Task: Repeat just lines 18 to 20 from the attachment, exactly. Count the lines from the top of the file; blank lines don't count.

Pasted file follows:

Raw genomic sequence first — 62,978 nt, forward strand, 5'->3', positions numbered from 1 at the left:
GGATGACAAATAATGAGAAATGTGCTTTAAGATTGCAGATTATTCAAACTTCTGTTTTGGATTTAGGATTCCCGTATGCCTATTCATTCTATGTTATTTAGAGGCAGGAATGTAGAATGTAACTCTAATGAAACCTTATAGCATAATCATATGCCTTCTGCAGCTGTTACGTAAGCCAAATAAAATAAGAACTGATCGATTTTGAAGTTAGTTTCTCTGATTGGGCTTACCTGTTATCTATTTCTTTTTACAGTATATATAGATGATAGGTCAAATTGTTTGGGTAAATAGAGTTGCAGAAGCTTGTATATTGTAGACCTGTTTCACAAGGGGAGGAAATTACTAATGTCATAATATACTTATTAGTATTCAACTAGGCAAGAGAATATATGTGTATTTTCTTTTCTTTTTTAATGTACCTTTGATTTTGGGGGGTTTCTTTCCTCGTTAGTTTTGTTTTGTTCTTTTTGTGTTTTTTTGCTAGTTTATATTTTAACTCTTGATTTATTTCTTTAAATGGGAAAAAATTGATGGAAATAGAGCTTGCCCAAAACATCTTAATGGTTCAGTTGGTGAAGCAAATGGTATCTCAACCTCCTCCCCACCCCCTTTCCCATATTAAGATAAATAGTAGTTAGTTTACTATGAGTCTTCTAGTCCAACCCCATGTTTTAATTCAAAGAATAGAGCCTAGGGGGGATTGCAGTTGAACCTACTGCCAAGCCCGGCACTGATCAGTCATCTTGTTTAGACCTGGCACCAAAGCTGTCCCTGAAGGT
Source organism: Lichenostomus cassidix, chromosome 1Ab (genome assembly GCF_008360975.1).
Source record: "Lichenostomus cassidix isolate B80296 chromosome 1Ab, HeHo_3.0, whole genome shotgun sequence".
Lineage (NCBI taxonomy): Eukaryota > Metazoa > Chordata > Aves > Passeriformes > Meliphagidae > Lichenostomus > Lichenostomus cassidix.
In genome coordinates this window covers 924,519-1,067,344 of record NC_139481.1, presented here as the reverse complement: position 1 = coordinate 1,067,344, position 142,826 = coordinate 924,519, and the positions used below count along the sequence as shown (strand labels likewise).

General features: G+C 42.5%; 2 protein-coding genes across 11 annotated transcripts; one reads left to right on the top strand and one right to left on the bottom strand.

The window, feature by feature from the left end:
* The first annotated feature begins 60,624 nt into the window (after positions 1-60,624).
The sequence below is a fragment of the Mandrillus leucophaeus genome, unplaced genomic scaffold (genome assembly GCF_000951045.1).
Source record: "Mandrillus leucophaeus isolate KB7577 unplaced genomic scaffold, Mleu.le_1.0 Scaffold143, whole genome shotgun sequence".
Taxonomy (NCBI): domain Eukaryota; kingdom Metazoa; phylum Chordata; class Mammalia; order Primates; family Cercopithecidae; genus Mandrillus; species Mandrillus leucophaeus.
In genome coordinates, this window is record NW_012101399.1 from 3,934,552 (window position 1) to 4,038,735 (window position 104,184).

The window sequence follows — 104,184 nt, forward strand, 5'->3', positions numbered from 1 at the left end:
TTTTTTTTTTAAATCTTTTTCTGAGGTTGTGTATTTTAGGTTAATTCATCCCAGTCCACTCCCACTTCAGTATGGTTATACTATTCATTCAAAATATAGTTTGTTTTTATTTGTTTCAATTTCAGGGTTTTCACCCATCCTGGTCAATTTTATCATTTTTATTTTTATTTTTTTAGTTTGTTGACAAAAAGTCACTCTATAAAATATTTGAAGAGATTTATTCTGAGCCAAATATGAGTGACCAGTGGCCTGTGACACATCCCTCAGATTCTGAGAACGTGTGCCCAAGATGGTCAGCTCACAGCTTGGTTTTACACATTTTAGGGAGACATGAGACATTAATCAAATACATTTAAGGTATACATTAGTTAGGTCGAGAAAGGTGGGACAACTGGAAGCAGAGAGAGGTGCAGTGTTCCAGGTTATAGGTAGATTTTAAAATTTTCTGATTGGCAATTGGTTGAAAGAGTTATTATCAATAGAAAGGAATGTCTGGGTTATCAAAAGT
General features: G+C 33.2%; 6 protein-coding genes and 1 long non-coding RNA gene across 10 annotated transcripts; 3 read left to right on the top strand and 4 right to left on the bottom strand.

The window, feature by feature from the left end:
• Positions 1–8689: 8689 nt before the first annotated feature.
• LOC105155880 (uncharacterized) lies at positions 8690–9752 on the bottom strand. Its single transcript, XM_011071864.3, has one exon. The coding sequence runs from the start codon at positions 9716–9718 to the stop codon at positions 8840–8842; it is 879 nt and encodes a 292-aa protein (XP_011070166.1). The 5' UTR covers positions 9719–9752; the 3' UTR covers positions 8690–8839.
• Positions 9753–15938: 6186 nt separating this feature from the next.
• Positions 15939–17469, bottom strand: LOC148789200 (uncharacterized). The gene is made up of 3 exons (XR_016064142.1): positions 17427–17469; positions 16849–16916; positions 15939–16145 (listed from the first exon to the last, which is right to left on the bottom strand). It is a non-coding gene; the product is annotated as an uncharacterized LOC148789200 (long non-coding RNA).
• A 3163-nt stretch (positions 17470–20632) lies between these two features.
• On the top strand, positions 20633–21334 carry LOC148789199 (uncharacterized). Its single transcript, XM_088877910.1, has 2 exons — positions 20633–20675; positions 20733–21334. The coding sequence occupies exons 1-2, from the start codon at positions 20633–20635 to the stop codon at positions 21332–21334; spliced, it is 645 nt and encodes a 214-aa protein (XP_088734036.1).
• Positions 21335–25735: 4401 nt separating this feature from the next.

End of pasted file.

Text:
• Positions 1–8689: 8689 nt before the first annotated feature.
• LOC105155880 (uncharacterized) lies at positions 8690–9752 on the bottom strand. Its single transcript, XM_011071864.3, has one exon. The coding sequence runs from the start codon at positions 9716–9718 to the stop codon at positions 8840–8842; it is 879 nt and encodes a 292-aa protein (XP_011070166.1). The 5' UTR covers positions 9719–9752; the 3' UTR covers positions 8690–8839.
• Positions 9753–15938: 6186 nt separating this feature from the next.